Oct. 23, 2008
WASHINGTON, D.C. - Georgetown University Head Football Coach Kevin Kelly and the Hoya coaching staff will take part in this weekend's Coach to Cure Muscular Dystrophy, which is being sponsored by the American Football Coaches Association.
On Saturday, October 25, when Georgetown travels to play at No. 8 Richmond, the coaching staffs on each team will wear a specially-designed armband to help fight against Duchenne Muscular Dystrophy. Duchenne is the leading genetic killer of young men; Coach to Cure MD is a nationwide project designed to build awareness about the disorder and support researchers trying to find a treatment and a cure.
"I'm happy to be able to participate this weekend and to help find a way to cure this disease," Kelly said. "This is a special one-day event, so the coaching organization is hopeful that this could draw some attention to the cause."
College football coaches across the country are wearing the Coach to Cure MD armband during their games this weekend.
"College football is a team game and all of us in the coaching profession are asking football fans to help us defeat the Duchenne Muscular Dystrophy," said Grant Teaff, a coaching legend at Baylor University, who is now the Executive Director of the AFCA.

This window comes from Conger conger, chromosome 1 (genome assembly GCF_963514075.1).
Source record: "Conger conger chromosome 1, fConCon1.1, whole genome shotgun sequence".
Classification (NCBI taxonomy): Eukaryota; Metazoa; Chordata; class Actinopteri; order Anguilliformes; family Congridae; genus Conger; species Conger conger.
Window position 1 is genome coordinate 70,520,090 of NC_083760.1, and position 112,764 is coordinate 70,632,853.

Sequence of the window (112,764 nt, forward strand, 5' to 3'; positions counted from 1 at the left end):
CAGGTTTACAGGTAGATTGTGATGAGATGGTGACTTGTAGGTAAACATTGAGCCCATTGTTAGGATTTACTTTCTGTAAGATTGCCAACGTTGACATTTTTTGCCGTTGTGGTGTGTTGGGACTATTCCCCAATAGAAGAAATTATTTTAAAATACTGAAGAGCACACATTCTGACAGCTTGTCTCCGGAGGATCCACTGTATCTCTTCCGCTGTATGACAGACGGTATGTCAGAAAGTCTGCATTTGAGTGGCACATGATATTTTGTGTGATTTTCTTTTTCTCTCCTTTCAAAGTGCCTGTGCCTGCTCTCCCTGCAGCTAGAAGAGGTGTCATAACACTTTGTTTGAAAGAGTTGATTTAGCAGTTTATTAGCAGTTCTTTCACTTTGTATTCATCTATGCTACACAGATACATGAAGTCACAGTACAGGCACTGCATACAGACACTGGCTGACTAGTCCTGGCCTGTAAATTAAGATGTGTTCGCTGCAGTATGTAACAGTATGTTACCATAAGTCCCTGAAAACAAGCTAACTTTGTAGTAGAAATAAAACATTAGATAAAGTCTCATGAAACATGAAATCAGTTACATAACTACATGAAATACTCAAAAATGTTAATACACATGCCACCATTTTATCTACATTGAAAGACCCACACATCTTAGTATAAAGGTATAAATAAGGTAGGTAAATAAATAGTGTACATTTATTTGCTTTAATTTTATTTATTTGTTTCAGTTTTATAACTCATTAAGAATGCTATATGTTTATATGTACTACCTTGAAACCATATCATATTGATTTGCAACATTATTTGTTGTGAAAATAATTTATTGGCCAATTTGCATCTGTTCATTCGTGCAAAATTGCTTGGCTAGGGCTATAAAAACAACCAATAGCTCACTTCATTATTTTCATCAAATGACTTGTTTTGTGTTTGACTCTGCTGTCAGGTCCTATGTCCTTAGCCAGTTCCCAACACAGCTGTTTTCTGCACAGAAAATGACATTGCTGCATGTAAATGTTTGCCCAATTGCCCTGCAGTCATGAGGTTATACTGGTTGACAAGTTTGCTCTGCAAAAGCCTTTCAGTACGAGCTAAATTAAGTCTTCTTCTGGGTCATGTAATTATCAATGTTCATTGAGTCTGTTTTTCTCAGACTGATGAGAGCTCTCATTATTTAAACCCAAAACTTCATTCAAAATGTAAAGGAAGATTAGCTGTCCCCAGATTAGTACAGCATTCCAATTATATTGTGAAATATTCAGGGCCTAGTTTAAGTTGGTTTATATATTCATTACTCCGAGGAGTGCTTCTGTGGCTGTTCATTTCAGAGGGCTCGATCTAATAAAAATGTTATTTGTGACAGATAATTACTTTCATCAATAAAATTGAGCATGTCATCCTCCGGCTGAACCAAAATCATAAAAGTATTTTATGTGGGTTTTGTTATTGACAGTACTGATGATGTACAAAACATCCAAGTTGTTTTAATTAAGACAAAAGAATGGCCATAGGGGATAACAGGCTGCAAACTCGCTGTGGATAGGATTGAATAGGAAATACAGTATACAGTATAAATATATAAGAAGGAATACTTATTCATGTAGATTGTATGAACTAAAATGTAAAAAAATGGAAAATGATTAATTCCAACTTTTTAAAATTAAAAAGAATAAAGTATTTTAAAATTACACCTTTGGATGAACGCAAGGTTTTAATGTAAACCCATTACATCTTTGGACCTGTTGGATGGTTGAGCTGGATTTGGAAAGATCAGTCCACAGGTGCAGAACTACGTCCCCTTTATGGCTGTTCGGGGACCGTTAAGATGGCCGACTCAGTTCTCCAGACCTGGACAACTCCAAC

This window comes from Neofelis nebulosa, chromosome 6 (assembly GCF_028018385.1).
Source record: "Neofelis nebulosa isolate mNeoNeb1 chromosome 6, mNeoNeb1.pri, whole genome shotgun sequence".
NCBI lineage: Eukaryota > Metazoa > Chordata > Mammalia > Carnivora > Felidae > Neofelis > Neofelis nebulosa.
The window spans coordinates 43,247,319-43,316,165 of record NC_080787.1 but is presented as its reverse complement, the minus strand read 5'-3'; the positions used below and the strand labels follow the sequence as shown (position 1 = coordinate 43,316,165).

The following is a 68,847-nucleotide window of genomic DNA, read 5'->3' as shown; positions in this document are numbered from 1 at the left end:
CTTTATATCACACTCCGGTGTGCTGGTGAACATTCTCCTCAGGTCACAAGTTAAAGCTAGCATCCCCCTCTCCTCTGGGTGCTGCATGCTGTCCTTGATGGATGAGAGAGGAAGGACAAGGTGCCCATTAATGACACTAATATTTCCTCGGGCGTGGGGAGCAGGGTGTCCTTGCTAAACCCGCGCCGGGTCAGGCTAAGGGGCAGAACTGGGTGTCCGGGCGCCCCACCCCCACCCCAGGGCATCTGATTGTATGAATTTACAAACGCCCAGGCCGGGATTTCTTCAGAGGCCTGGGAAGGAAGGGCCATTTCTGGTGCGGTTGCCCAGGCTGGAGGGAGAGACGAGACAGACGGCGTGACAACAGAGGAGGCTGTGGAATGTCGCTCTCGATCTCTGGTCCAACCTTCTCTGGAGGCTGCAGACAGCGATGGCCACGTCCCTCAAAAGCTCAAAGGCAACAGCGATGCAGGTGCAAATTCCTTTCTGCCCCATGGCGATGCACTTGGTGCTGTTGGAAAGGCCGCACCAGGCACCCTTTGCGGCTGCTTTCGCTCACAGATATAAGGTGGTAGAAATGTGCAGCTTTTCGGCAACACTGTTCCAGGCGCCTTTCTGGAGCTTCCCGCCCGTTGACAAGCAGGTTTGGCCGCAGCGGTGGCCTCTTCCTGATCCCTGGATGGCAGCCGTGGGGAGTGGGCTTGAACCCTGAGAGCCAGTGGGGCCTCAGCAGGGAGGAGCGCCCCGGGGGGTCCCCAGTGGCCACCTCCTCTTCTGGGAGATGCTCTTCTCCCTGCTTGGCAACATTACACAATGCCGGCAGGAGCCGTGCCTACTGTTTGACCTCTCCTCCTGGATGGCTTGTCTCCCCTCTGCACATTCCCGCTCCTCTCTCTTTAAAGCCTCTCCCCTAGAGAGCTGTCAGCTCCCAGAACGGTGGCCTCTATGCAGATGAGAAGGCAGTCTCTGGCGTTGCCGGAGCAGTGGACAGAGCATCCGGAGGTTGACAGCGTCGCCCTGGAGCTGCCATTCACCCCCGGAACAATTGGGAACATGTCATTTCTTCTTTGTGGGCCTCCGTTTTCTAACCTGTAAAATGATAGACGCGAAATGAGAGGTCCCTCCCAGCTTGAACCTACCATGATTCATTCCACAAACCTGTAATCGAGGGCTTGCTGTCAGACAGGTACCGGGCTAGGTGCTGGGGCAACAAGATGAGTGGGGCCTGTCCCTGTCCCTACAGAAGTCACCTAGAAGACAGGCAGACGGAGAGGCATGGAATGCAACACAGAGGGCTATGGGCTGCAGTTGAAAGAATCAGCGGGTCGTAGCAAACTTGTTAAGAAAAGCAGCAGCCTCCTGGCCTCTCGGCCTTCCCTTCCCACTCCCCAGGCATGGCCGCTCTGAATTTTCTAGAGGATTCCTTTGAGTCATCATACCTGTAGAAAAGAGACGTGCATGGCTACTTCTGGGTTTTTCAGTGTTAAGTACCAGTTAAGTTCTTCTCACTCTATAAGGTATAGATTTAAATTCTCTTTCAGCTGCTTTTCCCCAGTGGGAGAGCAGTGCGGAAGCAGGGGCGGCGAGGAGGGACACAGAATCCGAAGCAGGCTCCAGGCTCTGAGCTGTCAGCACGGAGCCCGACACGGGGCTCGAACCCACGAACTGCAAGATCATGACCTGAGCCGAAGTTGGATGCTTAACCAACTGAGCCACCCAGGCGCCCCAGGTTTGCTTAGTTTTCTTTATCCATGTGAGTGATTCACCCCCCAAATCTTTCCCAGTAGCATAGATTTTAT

Football fans will be able to donate to muscular dystrophy research either online at CoachToCureMD.org or by texting the word "CURE" to 90999 to automatically donate $5 from their mobile phones.
Duchenne Muscular Dystrophy is the most common fatal genetic disorder diagnosed during childhood. Because the Duchenne gene is found on the X-chromosome, it primarily affects boys and occurs across all races and cultures.
Boys and young men with Duchenne lack dystrophin, a protein critical to the structural stability of muscle fibers. Patients develop progressive muscle weakness that eventually causes loss of mobility, wheelchair dependency and a decline in respiratory and cardiac function. Currently, there is no cure for Duchenne and limited therapeutic options exist.
The AFCA is joining with the Parent Project for Muscular Dystrophy (PPMD) to make Coach to Cure MD a reality and generate support for research using the nationwide, one-day, game-day event.
"College football coaches are dedicated to the betterment of young men and defeating Duchenne Muscular Dystrophy fits with our mission," Teaff said. "By focusing the eyes of the entire football world on MD for one college game day, we can raise awareness and funds for life-saving research and support the core academic missions of universities and colleges."
"We take a comprehensive approach in the fight against Duchenne-funding research, raising awareness, promoting advocacy, connecting the community, and broadening treatment options," said Pat Furlong, founding president and CEO of PPMD. "This project is totally aligned with our goals and we are excited about the Coach to Cure and the opportunities it presents."